BRATISLAVA (Slovakia) • In a stunning rebuke of Slovakia's populist governing party, Ms Zuzana Caputova - a 45-year-old lawyer, activist and political newcomer - was elected last Saturday as the nation's first female president.
Riding a wave of popular discontent over widespread corruption but refusing to engage in personal attacks on her opponents, she vowed to return a sense of decency to Slovakia's often toxic political climate.
Her sweeping victory in a run-off election gave hope to opposition parties across the region that the tide might be turning against the ethnic nationalist and populist movements that have swept to power in recent years.
"Maybe we thought that justice and fairness in politics were signs of weakness," she told a crowd of supporters around midnight. "Today, we see that they are actually our strengths. We thought that the barrier between conservative and liberal is unbreakable, but we managed to do it."
The country's official statistics office said that with 100 per cent of the vote counted, she led with 58 per cent over 42 per cent for Mr Maros Sefcovic, a career diplomat who had the backing of the country's governing party, SMER-SD.
Ms Caputova had never run for office and said in a recent interview she had not given the idea any serious consideration until last year.
Ms Caputova's vote share after 100 per cent of votes were counted.
But she said she could no longer sit on the sidelines after a young Slovak journalist, Mr Jan Kuciak, and his fiancee Martina Kusnirova were shot and killed by a hit man hired to stop Mr Kuciak's investigations of corruption at the top levels of government.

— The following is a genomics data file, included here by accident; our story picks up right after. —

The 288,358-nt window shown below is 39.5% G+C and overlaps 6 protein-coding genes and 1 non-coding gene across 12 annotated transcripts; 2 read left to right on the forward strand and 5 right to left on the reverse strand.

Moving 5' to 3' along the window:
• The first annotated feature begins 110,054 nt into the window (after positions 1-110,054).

She joined the tens of thousands of Slovaks who took part in street rallies in the weeks after the killings, the largest protests since the Velvet Revolution three decades ago helped Czechoslovakia, now the Czech Republic and Slovakia, break free from Communist rule.
For many who protested last year, the populism of the governing party - with its unrelenting attacks on immigrants and the European Union - had become little more than cover for corruption.
The organisers of the movement, however, deliberately excluded opposition politicians, wary of being tied to any political party.
Ms Caputova decided to join Progressive Slovakia, a new liberal party with no representation in Parliament, and champion a few simple ideas: civility in public life and transparency in government.
A divorced mother of two teenage daughters, she lives in Pezinok, a small town near Bratislava. Before her political rise, the town was known for two things: wine and the Pezinok landfill, a toxic dump.
In 1999, Ms Caputova joined the fight to hold those responsible for polluting the town to account.
For the next 14 years, she waged a war that she eventually won. It was that battle that led some to call her the Erin Brockovich of Slovakia.
She said the case had given her insight into how institutions work and how they can be abused. It also prepared her for the kind of personal attacks she would endure throughout the campaign. Above all, it showed that things can get better.
"Let's fight evil together," was her campaign slogan. In an interview, she explained that by "evil", she was not referring to individuals, but only the actions of those individuals.
She has managed to express outrage without rage, calmly calling for transparency, decency and fairness in politics and in public life.
Her opponents - in both the general election and the run-off last Saturday - reached for issues that have worked well in the past to draw out their most ardent supporters. Immigrants were called rapists. Gay men and lesbians were portrayed as a threat to traditional families.
The final results were a victory for a different brand of politics.
But the support enjoyed by her most extreme challengers, including avowed proto-fascist Marian Kotleba and anti-Nato Supreme Court judge Stefan Harabin - who together won more than 25 per cent of the vote in the general election - was a reminder that the country remains deeply divided.